Entries in indonesia (5)
In 1938, a fisherman made an unexpected discovery while fishing off the coast of South Africa. He caught an odd looking fish which he reported to scientists, who later concluded it to be a living species of fish thought to have gone extinct several million years ago.
Sharks are generally sought after for their fins, with estimates indicating that around 30 - 80,000,000 sharks are killed on an annual basis – which means that by the time you have finished reading this paragraph, 190 sharks have been illegally slaughtered.
Indonesia’s dense but nevertheless critically threatened population of orangutans face a new threat in the form of massive waves of forest fires which are clearing large tracts of peat swamp forest in the Indonesian island Sumatra.
Many believe that we are now facing the worst rhino poaching crisis for decades, with techniques and methods used to hunt the powerful mammals becoming increasingly sophisticated. However, anti poaching awareness is reaching a new height as today is World Rhino Day! Demonstrations, marches, petitions and even skydives are being carried out in South Africa today, campaigning for more effort to be put into protecting the beautiful beasts. Awareness is also being raised in schools, with local children learning about rhino conservation and making posters to celebrate the day. If you want to help there are many rhino petition sites online, or you could get up close and personal with the rhinos on some of Frontier's South Africa wildlife expeditions.
To celebrate the day we have put together 10 top facts about rhinos:
1. The 5 living species of rhinos, from largest to smallest are the Indian (Greater Horned) Rhino, White Rhino, Black Rhino, Jarvan Rhino and finally the Sumatran Rhino.
2. There is an extinct and hornless species of rhino called Paraceratherium which was the largest land mammal to ever walk the earth weighing about 20 tonnes and growing up to 5.5 meters at the shoulder, although with its head raised it would be much taller.
3. Rhinos can live solitary lives, although black and white rhinos are often found in groups of mothers and calves. Somewhat fittingly, a group of rhinos is called a ‘crash’.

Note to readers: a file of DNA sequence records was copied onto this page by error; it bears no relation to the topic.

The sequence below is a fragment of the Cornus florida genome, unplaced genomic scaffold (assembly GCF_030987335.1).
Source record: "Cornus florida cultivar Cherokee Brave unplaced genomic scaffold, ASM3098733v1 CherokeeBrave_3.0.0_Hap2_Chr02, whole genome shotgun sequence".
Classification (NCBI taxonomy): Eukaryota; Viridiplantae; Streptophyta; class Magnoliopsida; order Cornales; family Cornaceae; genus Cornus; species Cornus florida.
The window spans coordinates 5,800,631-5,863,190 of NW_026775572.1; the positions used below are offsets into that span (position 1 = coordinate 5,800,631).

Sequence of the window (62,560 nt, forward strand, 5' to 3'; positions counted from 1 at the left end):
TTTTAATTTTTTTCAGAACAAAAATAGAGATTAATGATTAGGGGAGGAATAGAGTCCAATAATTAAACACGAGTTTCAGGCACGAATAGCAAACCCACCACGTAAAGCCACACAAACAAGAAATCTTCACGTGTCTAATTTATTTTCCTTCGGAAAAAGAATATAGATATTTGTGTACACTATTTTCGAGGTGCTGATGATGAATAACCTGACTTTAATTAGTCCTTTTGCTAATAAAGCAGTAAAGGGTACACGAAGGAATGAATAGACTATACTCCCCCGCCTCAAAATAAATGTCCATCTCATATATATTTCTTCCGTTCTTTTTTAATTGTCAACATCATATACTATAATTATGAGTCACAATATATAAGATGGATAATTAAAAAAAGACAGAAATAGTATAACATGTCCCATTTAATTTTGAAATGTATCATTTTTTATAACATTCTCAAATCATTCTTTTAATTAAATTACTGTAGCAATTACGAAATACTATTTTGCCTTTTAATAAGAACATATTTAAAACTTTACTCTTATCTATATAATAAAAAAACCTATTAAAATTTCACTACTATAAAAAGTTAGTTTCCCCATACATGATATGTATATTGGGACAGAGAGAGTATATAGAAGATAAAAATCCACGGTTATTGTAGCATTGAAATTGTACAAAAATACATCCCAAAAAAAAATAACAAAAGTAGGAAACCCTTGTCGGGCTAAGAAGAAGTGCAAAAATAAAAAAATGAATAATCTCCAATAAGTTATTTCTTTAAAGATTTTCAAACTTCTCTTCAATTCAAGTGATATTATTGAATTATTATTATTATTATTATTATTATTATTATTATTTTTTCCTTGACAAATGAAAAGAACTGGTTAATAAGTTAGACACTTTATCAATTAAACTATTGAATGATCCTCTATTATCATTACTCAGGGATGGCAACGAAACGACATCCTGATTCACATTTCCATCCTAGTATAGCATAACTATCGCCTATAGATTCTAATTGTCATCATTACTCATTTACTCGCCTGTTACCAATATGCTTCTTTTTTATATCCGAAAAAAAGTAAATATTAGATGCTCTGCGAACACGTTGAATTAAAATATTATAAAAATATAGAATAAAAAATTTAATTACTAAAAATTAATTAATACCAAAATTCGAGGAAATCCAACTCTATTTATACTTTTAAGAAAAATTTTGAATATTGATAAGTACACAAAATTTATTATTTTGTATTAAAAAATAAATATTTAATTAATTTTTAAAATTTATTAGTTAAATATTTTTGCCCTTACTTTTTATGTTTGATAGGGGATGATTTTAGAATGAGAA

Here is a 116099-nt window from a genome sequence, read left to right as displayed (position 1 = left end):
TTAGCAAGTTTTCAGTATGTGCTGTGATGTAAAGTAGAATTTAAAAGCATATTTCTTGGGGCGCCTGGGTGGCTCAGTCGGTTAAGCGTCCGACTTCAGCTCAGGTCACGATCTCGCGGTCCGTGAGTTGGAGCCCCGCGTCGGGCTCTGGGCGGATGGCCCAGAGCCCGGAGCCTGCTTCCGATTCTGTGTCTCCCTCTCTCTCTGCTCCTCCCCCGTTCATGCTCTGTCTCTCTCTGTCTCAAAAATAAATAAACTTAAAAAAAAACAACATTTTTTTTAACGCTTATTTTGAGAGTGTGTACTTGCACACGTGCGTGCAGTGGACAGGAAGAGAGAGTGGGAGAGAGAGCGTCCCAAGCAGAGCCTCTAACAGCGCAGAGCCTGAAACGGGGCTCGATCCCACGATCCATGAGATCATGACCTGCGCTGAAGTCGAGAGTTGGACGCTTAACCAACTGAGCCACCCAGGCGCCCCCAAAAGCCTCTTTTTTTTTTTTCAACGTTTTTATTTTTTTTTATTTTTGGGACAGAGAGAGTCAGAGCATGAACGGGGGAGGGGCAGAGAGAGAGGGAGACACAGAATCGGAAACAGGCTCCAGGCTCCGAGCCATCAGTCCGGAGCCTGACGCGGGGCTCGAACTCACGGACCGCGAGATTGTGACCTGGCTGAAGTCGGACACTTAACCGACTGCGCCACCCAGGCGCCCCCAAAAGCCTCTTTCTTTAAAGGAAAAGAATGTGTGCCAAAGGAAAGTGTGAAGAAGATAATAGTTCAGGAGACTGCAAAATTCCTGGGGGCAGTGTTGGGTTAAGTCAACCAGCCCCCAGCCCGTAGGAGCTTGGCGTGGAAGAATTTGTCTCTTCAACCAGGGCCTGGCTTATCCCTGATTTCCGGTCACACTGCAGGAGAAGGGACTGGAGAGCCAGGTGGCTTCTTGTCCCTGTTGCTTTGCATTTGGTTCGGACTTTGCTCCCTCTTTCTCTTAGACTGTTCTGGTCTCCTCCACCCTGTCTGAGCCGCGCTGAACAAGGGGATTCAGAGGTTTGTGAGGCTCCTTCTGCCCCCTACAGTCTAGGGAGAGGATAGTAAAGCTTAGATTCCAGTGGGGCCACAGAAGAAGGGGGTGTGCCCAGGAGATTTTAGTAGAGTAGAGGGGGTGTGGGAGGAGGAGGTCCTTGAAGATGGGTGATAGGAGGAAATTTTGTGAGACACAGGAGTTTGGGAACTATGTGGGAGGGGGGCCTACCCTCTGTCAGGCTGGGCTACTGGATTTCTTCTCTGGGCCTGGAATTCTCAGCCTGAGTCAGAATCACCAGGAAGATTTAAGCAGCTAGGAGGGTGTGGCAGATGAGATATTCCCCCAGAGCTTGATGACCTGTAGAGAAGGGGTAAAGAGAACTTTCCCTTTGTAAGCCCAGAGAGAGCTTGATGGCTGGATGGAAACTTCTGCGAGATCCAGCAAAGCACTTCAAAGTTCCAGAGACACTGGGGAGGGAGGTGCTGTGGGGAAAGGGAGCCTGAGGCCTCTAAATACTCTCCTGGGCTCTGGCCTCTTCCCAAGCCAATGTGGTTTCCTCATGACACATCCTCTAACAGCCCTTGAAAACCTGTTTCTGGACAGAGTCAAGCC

4. Rhino gestation can last up to 16 months, with the young calf being cared for by its mother until it is old enough to live independently at 4 years old.
5. Both the White and Black rhino are actually grey in colour, so the way to tell the difference is too look at their mouths. The black rhino has a triangular shaped mouth adapted best for browsing shrubs and bushes. The white rhino has a far wider and square shaped mouth which allows it to easily graze from the ground.
6. All rhino species are herbivorous with their diets consisting of vegetation such as leaves, grass and buds.
7. Rhinos are notoriously grumpy and aggressive; however they have managed to strike up a symbiotic relationship with their good friend the ox pecker. The small birds ride on the rhinos back and keeping them clear of ticks as they browse on vegetation.
8. Rhinos have bad eye sight, which is why it is best advised not to get to close to them as they may begin charging. They do however have very good hearing and smell, so it would be hard to go unnoticed if you did try to creep up on one.
9. The rhino’s horn is unusual in the animal world as it has no bone core, but is made only of keratin, the same protein that makes up our hair and nails. Unfortunately it is the rhino’s horn which makes it so attractive to poachers.
10. Of the world’s five Rhino species, the Black, Javan and Sumatran rhinos are critically endangered, with the Indian rhino listed as vulnerable. The horns of the rhinos are turned into dagger handles and used for medicinal purposes, which are not supported by science.
World Rhino Day hopes to raise global awareness on the plight of the rhino and ensure their protection for the future. So spread the news and let your friends know just how amazing rhinos are!
By Lizy Tinsley